To: Local Media Sources
From: Randall Farley, Superintendent, Marion County Schools
Marion County Schools has been working hard to address many issues as a result of the emergency situation created by the COVID-19 pandemic. We appreciate all of the efforts our employees are making in light of the situation. We, along with all school systems in the country have struggled with change that comes at a moment’s notice to continue services to our students in new and different ways. One of the most important services recognized by Governor Justice, the West Virginia Department of Education and Marion County Schools was to provide food to our students.
I am participating in the loading and delivery of meals going out to our students. The volunteers from our community and employees showing up to make this happen each week are to be commended for their service. We have not had complaints from those receiving the food. There have been more each week asking to be added to the list. The students are happy to see the familiar faces of the employees when they meet them to receive the meals. If a student needs meals that has not signed up yet, please call (304) 367-2100 or go to www.marionboe.com scroll to the bottom of the front page and put your request in on the “Contact Form”.
March 13, 2020, governor Justice declared a state of emergency and closed all West Virginia public schools to reduce the spread of COVID-19. County school systems were instructed to continue providing school meals (breakfast and lunch) to students through non-congregate feeding practices.
We immediately began the process of our employees preparing meals that could be delivered by our buses or picked up at drive-through locations. As we were working to continue preparing the volume of meals needed we planned more food orders. Supplies were not readily available for these options. This process was working very smoothly until Governor Justice put the Stay-at-Home Order in place.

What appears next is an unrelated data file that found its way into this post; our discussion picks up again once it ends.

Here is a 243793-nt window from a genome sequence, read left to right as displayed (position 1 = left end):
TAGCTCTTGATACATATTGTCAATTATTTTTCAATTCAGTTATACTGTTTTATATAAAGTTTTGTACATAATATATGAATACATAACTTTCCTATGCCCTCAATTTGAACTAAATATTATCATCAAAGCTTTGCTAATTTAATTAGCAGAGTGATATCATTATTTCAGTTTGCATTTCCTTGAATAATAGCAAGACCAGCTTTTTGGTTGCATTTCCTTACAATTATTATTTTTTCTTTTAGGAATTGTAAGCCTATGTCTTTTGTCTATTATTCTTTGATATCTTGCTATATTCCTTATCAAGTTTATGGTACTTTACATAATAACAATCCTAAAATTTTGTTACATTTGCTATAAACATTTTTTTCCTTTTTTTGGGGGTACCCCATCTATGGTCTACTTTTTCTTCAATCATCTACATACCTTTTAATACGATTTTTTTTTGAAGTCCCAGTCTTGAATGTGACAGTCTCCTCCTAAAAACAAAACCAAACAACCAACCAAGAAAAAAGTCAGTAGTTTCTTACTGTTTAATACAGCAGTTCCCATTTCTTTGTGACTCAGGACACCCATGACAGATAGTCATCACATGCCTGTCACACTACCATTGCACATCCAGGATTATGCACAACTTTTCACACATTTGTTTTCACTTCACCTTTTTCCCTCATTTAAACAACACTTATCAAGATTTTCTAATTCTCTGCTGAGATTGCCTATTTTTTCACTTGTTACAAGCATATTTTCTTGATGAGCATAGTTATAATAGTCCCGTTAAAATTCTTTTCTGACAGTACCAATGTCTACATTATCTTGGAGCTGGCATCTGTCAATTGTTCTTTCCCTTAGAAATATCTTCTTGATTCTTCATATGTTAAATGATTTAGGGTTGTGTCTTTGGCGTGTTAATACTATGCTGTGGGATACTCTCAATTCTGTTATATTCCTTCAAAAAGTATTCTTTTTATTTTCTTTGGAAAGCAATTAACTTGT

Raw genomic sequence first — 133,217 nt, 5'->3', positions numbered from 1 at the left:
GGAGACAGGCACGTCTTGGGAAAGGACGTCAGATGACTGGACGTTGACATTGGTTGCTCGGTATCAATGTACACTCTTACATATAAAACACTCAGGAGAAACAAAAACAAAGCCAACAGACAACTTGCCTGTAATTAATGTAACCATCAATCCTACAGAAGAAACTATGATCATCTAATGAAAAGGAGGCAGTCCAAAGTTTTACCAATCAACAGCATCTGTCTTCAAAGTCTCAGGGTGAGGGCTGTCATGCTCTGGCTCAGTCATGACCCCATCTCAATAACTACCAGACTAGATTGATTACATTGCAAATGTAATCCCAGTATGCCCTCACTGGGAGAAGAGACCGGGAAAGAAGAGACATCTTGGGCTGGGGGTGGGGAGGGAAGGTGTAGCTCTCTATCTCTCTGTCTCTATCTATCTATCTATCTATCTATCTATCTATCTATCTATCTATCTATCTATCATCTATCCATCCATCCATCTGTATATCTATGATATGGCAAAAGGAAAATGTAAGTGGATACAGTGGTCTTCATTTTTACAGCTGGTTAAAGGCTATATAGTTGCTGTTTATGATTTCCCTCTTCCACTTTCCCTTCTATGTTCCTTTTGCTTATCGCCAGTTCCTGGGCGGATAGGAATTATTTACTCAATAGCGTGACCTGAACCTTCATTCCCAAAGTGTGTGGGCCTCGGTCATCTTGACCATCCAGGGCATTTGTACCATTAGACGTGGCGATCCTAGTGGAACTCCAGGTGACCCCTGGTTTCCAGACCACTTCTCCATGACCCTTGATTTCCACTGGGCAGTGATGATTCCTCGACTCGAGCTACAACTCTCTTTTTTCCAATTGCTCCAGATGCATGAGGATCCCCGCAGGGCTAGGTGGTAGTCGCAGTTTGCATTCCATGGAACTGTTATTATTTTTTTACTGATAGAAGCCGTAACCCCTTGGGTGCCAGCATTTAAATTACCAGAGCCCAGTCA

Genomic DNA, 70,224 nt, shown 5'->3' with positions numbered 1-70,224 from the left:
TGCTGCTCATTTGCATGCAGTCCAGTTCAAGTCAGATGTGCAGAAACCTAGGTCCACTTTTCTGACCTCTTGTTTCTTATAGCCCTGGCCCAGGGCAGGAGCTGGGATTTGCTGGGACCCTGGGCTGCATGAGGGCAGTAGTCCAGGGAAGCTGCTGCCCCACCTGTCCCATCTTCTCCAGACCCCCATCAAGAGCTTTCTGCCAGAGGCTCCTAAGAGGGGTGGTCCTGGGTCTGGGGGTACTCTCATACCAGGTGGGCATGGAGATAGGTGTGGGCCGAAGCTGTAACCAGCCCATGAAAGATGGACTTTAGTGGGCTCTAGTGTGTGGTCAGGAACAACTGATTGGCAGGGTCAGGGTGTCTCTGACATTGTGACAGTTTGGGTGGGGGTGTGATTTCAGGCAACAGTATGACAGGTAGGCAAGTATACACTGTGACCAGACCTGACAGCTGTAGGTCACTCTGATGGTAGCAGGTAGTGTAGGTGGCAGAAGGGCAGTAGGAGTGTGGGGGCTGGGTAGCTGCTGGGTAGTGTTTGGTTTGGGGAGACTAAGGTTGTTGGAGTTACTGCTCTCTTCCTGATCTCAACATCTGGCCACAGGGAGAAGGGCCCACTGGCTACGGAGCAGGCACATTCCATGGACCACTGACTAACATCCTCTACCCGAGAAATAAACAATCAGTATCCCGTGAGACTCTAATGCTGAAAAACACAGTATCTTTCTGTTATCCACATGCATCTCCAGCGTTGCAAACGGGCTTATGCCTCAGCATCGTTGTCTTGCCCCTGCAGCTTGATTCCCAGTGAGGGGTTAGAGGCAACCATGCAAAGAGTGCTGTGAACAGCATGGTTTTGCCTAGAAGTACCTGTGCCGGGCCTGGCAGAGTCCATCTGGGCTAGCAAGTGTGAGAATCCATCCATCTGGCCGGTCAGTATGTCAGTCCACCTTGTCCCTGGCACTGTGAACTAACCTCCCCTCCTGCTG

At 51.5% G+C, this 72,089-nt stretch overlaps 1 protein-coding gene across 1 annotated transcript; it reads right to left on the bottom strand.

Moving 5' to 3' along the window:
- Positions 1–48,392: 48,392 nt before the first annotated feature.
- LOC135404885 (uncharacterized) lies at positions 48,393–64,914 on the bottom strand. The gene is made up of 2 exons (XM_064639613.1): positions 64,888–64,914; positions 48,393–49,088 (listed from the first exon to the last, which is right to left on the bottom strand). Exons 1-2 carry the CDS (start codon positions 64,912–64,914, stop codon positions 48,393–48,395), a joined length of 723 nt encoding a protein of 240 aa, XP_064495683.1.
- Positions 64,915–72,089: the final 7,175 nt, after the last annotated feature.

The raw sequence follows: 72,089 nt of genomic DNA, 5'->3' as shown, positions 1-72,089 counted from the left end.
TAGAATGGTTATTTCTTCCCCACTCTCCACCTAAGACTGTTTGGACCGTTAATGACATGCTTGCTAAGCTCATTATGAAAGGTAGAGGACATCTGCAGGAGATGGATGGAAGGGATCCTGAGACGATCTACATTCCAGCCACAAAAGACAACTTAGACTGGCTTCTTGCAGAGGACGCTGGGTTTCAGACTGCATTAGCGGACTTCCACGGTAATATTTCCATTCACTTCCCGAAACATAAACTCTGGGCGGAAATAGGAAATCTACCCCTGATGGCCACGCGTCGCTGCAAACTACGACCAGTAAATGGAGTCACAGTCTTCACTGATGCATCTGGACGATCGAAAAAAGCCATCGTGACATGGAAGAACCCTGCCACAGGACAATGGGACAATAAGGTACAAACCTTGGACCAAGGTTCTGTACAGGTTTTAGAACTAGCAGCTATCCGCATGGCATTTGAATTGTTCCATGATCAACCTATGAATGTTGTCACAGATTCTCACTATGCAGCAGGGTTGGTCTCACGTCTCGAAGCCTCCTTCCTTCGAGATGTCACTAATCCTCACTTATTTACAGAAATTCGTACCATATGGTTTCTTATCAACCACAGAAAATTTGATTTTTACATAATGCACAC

When that happened it became clear after a short time that some alternative choices would need to be available in order to sustain a longer term solution for feeding students. Originally, the Stay-at-Home/Closure Orders for the state and public schools had an approximate two-week window. Public health experts and state officials ascertained that a longer order would be necessary due to the crisis. We implemented plans for working remotely as much as possible. Some services cannot be performed remotely. The preparation and delivery of food is one of them.
The State Department of Tourism was tasked by the Governor with issuing a call to action to take information from State Parks and restaurants that were interested in being a part of the mass feeding efforts. Tourism received inquiries from approximately 250 restaurants statewide. It was ascertained that the restaurants who had expressed interest in helping schools, could not meet the meal pattern components within the federal meal rates.
Marion County Schools reached out to the West Virginia Department of Education on March 25 for information regarding known vendors that would be options for counties. Due to labor and product limitations within our county and one of the vendor’s already being at capacity at that time, the most viable option was to use Kilmer’s Farm in order for our county to continue the task of feeding students during the pandemic. We were blessed to find Kilmer’s Farm as an option. They are a locally owned WV company and we have been trying to support the WV economy.
There are waivers around meal pattern requirements because of the shortages nationwide in obtaining shelf stable food. The pandemic has affected supply and demand in many areas across the globe, our state and here locally in Marion County. The local vendors of food supplies are limiting what you can purchase. Local food pantries, food banks, soup kitchens and restaurants have their issues with this same effect of supply and demand. The change in employment has caused an increase in the number of families utilizing various options providing food. We have talked with our vendor Kilmer’s Farm concerning variety and product supply and they have worked with us to change up the meals and add additional products based upon available supplies. The county is providing milk in addition to the meals received and the milk vendor is our local United Dairy. They are gracious enough to help us with a refrigerated truck. Also, American Fence helps us with a forklift to get the pallets off of the delivery truck and into a refrigerated truck for safe keeping overnight.
While federal reimbursement is based upon rates times meals served, there are operational costs that districts or a vendor would have that are not always captured to include labor and equipment. The most cost effective way to serve our students quality meals is with our child nutrition staff preparing and serving the meals; however, this crisis did not allow this practice to continue to occur in our county. All of the factors I have talked about in this situation makes it even more important for Marion County Schools to continue our food service to students, which we are more than happy to do.
Marion County Schools will post relevant news, updates, and guidance for parents, students, teachers, and staff on this page to keep you informed.